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Tessin, Nicodemus, the Elder

Tessin, Nicodemus, the Elder (1615–81). Swedish architect and military engineer of French origins. After its successes in the Thirty Years War (1618–48) Sweden became a magnet for artists, and enjoyed a period of considerable activity in creative spheres. In 1646, during the reign of Queen Christina (1644–54), Tessin was appointed Royal Architect, travelled to improve his taste and knowledge, and returned to Sweden in 1653 armed with the necessary experience, books, and drawings to become the country's foremost Baroque architect. Influenced by French designs, he created the gardens at the Royal Palace of Drottningholm as well as the Palace itself, with its system of pavilions, monumental staircase, and composition in which precedents from France, The Netherlands, and Italy can be detected (1660s). He also designed Kalmar Cathedral (begun 1660), partly influenced by the Roman Cinquecento and built on a Greek-cross plan with corner turrets, but with the east and west arms lengthened and with apses. He was City Architect of Stockholm from 1661 until his death. Among his other works were the noble Karolinska Grafkoret (Carolinian Mausoleum) at the Riddarholms-Kyrka (Riddarholms Church—1671–1740), many houses in Stockholm, and the Bank of Sweden, Stockholm (1676).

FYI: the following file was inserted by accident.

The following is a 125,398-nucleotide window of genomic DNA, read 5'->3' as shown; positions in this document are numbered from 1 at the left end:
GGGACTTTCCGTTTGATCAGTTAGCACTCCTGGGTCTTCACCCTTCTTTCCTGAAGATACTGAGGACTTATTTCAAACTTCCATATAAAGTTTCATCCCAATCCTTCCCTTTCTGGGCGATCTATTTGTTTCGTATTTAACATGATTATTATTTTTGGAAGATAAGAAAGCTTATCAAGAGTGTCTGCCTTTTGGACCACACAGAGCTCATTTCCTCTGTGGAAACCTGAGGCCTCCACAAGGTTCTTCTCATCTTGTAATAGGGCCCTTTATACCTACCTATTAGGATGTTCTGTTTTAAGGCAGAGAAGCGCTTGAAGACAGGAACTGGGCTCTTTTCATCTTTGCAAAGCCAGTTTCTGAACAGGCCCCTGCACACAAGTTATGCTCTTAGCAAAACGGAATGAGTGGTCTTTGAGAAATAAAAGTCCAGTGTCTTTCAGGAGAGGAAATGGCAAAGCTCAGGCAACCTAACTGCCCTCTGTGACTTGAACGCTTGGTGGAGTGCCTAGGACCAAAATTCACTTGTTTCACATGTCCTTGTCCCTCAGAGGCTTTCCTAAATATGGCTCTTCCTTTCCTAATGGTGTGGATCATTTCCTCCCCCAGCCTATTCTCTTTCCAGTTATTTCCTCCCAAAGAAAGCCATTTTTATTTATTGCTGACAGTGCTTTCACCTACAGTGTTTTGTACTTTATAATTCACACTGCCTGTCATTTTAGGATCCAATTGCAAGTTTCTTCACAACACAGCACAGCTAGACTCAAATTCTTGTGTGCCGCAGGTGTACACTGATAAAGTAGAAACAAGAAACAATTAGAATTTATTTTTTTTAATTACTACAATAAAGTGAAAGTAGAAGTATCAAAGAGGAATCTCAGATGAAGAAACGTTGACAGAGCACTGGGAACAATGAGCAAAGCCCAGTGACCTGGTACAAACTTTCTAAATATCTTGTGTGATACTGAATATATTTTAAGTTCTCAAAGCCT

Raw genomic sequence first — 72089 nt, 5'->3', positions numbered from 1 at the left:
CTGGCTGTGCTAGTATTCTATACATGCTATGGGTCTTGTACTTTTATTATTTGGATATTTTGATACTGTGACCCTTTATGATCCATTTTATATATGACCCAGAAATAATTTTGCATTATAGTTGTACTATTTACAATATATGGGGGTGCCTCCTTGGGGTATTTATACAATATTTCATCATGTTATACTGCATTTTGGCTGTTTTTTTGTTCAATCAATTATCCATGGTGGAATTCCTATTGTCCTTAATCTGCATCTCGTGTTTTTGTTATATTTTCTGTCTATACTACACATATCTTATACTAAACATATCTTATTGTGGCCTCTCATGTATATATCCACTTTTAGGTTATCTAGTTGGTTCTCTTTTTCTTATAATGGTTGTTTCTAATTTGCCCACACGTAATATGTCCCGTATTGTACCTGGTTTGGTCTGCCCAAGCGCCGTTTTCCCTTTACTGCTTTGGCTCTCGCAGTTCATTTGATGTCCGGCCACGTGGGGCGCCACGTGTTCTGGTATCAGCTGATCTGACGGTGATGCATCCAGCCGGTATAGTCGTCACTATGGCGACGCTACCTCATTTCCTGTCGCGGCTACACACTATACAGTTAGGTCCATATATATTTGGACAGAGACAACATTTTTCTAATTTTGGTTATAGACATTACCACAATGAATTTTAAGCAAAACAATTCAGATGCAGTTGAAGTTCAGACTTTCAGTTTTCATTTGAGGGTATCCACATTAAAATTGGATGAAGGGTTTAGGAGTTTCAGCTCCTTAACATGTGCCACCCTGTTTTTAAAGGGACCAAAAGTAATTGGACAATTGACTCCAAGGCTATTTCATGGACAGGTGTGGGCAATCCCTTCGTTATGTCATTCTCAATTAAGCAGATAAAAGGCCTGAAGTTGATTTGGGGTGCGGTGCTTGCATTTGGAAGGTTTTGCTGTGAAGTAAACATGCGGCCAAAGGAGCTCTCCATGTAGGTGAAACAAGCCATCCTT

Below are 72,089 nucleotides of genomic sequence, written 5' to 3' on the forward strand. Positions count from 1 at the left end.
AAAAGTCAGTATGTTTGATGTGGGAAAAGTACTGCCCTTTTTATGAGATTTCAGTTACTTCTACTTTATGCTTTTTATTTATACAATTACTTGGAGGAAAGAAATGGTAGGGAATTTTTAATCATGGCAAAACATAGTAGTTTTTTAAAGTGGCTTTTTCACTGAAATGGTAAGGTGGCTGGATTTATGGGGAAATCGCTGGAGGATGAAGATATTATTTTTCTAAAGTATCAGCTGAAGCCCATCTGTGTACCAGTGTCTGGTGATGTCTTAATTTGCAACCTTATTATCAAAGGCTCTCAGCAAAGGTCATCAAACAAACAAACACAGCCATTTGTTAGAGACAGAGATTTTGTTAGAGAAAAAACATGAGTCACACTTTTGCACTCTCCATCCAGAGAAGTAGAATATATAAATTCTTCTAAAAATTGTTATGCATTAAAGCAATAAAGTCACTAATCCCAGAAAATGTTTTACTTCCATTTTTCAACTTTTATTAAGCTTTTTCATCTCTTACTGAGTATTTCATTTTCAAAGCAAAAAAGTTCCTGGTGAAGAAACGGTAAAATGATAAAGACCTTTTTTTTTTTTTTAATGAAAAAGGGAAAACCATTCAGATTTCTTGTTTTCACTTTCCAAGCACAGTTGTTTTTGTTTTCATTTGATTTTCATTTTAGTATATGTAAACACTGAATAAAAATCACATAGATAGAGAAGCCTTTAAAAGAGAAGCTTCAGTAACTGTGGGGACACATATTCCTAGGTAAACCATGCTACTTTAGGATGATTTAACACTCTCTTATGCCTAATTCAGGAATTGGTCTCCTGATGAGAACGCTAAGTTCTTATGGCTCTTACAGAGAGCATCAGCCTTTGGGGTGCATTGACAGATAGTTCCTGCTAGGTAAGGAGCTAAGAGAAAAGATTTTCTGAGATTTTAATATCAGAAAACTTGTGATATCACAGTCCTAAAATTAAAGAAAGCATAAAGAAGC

Andersson & and Bedoire (1986);
Kommer (1974);
Paulsson (1958);
Placzek (ed.) (1982);
Jane Turner (1996)

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